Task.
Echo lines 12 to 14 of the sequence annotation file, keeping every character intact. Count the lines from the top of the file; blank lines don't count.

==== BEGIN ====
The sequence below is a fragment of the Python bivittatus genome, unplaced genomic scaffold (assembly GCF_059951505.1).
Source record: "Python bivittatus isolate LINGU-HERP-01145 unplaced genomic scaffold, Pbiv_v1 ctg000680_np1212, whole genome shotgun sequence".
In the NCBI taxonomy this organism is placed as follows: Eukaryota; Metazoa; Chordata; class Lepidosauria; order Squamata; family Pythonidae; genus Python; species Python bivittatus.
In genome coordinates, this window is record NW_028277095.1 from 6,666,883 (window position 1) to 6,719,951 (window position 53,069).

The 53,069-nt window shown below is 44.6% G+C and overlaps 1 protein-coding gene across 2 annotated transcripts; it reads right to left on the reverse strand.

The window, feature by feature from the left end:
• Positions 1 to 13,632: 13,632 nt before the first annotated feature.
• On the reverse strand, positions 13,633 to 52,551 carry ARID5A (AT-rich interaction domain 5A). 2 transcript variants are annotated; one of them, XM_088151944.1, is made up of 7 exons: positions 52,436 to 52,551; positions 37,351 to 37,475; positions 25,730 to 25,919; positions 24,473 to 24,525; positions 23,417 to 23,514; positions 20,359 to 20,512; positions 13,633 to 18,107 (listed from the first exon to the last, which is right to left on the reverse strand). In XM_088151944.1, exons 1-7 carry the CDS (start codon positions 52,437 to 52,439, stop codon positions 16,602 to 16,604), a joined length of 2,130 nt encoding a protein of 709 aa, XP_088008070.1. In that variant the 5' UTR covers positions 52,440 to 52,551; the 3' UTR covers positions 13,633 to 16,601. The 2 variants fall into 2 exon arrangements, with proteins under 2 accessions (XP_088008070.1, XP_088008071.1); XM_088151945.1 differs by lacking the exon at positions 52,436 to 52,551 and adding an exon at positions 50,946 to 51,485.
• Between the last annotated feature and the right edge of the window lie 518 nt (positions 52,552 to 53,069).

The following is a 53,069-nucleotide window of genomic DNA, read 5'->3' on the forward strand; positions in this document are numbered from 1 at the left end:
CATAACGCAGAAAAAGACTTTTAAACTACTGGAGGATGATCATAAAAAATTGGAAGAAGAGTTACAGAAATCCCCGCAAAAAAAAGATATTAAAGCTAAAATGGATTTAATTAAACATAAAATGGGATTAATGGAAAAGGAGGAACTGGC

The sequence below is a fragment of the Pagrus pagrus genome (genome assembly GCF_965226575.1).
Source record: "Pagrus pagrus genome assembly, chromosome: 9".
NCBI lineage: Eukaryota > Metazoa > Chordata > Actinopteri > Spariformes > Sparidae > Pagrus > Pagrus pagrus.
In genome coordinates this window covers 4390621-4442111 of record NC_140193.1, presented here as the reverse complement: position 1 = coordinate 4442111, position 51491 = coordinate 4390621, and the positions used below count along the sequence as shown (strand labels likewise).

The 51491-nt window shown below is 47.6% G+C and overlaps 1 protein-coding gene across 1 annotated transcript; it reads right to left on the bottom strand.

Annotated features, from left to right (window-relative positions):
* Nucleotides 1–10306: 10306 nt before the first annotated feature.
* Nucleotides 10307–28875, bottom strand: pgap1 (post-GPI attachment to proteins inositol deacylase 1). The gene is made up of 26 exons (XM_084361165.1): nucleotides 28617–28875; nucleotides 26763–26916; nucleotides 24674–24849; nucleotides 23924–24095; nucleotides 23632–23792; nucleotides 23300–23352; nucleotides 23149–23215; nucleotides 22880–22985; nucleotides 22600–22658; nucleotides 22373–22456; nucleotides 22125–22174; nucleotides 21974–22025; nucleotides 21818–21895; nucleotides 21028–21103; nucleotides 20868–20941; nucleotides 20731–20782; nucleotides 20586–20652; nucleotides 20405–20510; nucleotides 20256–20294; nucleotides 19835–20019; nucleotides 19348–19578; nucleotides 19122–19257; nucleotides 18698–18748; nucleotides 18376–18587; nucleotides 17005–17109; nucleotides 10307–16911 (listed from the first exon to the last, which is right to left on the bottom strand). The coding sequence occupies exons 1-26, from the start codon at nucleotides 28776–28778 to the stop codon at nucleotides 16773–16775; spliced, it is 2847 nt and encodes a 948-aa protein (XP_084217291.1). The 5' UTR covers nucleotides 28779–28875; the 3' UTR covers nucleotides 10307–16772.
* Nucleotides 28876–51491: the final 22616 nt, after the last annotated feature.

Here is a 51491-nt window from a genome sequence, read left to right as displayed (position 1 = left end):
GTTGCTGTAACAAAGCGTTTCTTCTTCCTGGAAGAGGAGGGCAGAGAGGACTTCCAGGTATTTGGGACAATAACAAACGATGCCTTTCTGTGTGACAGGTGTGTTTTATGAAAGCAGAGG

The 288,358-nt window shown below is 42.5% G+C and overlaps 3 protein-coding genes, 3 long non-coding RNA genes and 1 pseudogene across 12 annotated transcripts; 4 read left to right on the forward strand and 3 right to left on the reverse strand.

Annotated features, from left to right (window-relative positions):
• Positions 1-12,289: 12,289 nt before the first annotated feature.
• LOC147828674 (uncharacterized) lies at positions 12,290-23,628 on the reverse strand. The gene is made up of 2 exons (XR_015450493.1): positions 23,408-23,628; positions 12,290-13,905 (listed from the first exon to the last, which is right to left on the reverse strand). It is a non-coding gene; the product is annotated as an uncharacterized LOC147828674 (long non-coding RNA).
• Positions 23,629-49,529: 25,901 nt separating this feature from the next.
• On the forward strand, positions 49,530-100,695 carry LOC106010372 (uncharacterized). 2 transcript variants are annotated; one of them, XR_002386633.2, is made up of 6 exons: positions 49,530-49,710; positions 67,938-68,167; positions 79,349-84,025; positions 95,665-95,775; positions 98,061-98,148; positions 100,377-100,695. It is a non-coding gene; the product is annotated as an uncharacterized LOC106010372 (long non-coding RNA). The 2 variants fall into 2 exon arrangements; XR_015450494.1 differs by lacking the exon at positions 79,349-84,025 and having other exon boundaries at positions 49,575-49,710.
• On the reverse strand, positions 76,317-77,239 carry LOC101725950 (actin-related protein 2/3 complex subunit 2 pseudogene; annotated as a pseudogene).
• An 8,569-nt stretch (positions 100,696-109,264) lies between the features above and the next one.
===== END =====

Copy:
The sequence below is a fragment of the Pagrus pagrus genome (genome assembly GCF_965226575.1).
Source record: "Pagrus pagrus genome assembly, chromosome: 9".
NCBI lineage: Eukaryota > Metazoa > Chordata > Actinopteri > Spariformes > Sparidae > Pagrus > Pagrus pagrus.